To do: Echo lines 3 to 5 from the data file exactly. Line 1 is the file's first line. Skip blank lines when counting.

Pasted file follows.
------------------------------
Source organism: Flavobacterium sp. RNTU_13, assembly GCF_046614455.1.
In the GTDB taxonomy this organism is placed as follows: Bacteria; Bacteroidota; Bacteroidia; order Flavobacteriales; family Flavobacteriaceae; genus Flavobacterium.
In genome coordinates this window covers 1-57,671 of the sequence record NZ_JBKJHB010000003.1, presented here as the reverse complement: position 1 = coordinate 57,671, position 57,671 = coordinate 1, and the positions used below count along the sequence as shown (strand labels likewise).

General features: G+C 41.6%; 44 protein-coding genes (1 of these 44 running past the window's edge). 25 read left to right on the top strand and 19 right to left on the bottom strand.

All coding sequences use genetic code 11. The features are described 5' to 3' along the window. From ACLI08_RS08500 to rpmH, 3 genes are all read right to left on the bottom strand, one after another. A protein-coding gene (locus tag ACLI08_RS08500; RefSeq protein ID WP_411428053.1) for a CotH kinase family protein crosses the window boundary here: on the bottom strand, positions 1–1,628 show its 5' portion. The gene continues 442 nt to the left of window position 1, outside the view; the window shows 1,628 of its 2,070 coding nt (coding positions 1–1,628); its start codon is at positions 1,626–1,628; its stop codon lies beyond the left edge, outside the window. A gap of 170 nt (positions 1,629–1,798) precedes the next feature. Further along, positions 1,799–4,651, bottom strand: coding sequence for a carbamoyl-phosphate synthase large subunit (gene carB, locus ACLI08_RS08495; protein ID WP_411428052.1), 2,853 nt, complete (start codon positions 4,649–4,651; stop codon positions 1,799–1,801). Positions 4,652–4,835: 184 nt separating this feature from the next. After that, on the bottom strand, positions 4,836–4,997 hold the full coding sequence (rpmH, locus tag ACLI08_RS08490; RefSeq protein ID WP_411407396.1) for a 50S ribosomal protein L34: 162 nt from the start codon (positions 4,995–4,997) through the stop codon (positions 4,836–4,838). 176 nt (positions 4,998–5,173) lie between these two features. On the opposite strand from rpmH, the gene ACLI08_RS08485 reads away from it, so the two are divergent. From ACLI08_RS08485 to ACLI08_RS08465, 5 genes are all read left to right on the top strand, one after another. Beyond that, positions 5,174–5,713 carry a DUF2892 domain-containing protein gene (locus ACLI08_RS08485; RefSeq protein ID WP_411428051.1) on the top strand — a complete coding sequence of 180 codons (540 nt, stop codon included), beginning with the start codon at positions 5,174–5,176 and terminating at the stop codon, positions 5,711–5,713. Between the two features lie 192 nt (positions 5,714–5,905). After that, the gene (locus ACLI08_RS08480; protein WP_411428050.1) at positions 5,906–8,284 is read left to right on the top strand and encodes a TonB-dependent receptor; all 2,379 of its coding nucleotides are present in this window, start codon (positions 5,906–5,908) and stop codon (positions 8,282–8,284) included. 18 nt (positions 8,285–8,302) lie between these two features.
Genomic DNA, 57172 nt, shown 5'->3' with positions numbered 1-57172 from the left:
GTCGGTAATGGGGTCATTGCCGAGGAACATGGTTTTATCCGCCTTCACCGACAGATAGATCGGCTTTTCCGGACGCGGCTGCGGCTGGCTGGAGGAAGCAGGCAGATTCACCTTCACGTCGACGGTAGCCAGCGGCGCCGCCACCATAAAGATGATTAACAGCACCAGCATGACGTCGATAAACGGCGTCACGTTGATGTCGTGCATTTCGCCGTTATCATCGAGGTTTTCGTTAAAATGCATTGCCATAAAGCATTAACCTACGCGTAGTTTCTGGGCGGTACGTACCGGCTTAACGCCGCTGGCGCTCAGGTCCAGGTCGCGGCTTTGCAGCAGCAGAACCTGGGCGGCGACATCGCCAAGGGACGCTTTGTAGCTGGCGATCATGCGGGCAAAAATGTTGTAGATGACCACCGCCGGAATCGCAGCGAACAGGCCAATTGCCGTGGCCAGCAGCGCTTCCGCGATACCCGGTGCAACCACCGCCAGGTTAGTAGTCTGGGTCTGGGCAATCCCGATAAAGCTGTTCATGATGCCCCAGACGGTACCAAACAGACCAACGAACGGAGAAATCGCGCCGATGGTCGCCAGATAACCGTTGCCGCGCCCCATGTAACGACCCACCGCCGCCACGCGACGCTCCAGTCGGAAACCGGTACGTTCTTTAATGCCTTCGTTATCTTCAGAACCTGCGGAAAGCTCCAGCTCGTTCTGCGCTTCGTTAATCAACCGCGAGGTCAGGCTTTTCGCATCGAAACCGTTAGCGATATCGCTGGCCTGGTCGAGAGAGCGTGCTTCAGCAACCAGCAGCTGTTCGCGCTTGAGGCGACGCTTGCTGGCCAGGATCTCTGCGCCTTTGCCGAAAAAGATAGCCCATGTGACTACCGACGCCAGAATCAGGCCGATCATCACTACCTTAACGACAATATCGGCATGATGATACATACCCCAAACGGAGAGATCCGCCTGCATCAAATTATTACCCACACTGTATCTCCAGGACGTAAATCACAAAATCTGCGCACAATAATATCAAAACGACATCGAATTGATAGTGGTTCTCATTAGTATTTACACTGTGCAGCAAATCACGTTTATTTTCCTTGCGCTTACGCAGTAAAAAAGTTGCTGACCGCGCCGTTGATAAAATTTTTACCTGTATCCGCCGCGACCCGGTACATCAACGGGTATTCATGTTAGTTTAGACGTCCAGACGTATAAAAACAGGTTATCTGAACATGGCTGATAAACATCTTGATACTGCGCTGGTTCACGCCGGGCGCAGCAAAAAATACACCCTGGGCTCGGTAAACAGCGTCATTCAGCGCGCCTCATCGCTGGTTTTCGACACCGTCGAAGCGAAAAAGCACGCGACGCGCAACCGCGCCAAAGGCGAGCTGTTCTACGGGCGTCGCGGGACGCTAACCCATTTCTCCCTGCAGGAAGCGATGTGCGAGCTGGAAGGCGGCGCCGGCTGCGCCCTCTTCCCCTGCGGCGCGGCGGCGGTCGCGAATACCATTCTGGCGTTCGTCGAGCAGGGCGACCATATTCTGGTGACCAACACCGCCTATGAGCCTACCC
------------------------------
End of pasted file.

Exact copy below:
In genome coordinates this window covers 1-57,671 of the sequence record NZ_JBKJHB010000003.1, presented here as the reverse complement: position 1 = coordinate 57,671, position 57,671 = coordinate 1, and the positions used below count along the sequence as shown (strand labels likewise).

General features: G+C 41.6%; 44 protein-coding genes (1 of these 44 running past the window's edge). 25 read left to right on the top strand and 19 right to left on the bottom strand.

All coding sequences use genetic code 11. The features are described 5' to 3' along the window. From ACLI08_RS08500 to rpmH, 3 genes are all read right to left on the bottom strand, one after another. A protein-coding gene (locus tag ACLI08_RS08500; RefSeq protein ID WP_411428053.1) for a CotH kinase family protein crosses the window boundary here: on the bottom strand, positions 1–1,628 show its 5' portion. The gene continues 442 nt to the left of window position 1, outside the view; the window shows 1,628 of its 2,070 coding nt (coding positions 1–1,628); its start codon is at positions 1,626–1,628; its stop codon lies beyond the left edge, outside the window. A gap of 170 nt (positions 1,629–1,798) precedes the next feature. Further along, positions 1,799–4,651, bottom strand: coding sequence for a carbamoyl-phosphate synthase large subunit (gene carB, locus ACLI08_RS08495; protein ID WP_411428052.1), 2,853 nt, complete (start codon positions 4,649–4,651; stop codon positions 1,799–1,801). Positions 4,652–4,835: 184 nt separating this feature from the next. After that, on the bottom strand, positions 4,836–4,997 hold the full coding sequence (rpmH, locus tag ACLI08_RS08490; RefSeq protein ID WP_411407396.1) for a 50S ribosomal protein L34: 162 nt from the start codon (positions 4,995–4,997) through the stop codon (positions 4,836–4,838). 176 nt (positions 4,998–5,173) lie between these two features. On the opposite strand from rpmH, the gene ACLI08_RS08485 reads away from it, so the two are divergent. From ACLI08_RS08485 to ACLI08_RS08465, 5 genes are all read left to right on the top strand, one after another. Beyond that, positions 5,174–5,713 carry a DUF2892 domain-containing protein gene (locus ACLI08_RS08485; RefSeq protein ID WP_411428051.1) on the top strand — a complete coding sequence of 180 codons (540 nt, stop codon included), beginning with the start codon at positions 5,174–5,176 and terminating at the stop codon, positions 5,711–5,713. Between the two features lie 192 nt (positions 5,714–5,905). After that, the gene (locus ACLI08_RS08480; protein WP_411428050.1) at positions 5,906–8,284 is read left to right on the top strand and encodes a TonB-dependent receptor; all 2,379 of its coding nucleotides are present in this window, start codon (positions 5,906–5,908) and stop codon (positions 8,282–8,284) included. 18 nt (positions 8,285–8,302) lie between these two features.